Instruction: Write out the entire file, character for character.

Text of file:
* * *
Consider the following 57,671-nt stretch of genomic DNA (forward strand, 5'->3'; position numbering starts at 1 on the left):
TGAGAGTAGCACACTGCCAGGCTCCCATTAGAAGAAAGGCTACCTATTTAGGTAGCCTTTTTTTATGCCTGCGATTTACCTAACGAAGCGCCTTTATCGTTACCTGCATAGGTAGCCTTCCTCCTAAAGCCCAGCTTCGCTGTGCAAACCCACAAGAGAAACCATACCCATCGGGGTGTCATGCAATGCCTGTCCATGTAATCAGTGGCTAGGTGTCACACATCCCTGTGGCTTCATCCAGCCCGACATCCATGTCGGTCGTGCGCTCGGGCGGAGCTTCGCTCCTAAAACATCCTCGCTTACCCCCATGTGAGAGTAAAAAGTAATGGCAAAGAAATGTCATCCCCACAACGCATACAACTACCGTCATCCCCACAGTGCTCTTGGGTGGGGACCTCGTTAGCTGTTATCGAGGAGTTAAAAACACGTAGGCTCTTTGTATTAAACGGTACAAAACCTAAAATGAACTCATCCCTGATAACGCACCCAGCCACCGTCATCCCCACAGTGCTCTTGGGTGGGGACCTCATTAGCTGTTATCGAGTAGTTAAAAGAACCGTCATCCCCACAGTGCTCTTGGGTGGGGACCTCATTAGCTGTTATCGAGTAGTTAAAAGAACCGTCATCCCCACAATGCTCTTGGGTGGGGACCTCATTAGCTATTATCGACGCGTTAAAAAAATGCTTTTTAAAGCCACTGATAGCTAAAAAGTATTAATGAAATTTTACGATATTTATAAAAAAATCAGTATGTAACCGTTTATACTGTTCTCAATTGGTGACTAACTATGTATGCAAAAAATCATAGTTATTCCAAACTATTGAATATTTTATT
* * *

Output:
Consider the following 57,671-nt stretch of genomic DNA (forward strand, 5'->3'; position numbering starts at 1 on the left):
TGAGAGTAGCACACTGCCAGGCTCCCATTAGAAGAAAGGCTACCTATTTAGGTAGCCTTTTTTTATGCCTGCGATTTACCTAACGAAGCGCCTTTATCGTTACCTGCATAGGTAGCCTTCCTCCTAAAGCCCAGCTTCGCTGTGCAAACCCACAAGAGAAACCATACCCATCGGGGTGTCATGCAATGCCTGTCCATGTAATCAGTGGCTAGGTGTCACACATCCCTGTGGCTTCATCCAGCCCGACATCCATGTCGGTCGTGCGCTCGGGCGGAGCTTCGCTCCTAAAACATCCTCGCTTACCCCCATGTGAGAGTAAAAAGTAATGGCAAAGAAATGTCATCCCCACAACGCATACAACTACCGTCATCCCCACAGTGCTCTTGGGTGGGGACCTCGTTAGCTGTTATCGAGGAGTTAAAAACACGTAGGCTCTTTGTATTAAACGGTACAAAACCTAAAATGAACTCATCCCTGATAACGCACCCAGCCACCGTCATCCCCACAGTGCTCTTGGGTGGGGACCTCATTAGCTGTTATCGAGTAGTTAAAAGAACCGTCATCCCCACAGTGCTCTTGGGTGGGGACCTCATTAGCTGTTATCGAGTAGTTAAAAGAACCGTCATCCCCACAATGCTCTTGGGTGGGGACCTCATTAGCTATTATCGACGCGTTAAAAAAATGCTTTTTAAAGCCACTGATAGCTAAAAAGTATTAATGAAATTTTACGATATTTATAAAAAAATCAGTATGTAACCGTTTATACTGTTCTCAATTGGTGACTAACTATGTATGCAAAAAATCATAGTTATTCCAAACTATTGAATATTTTATT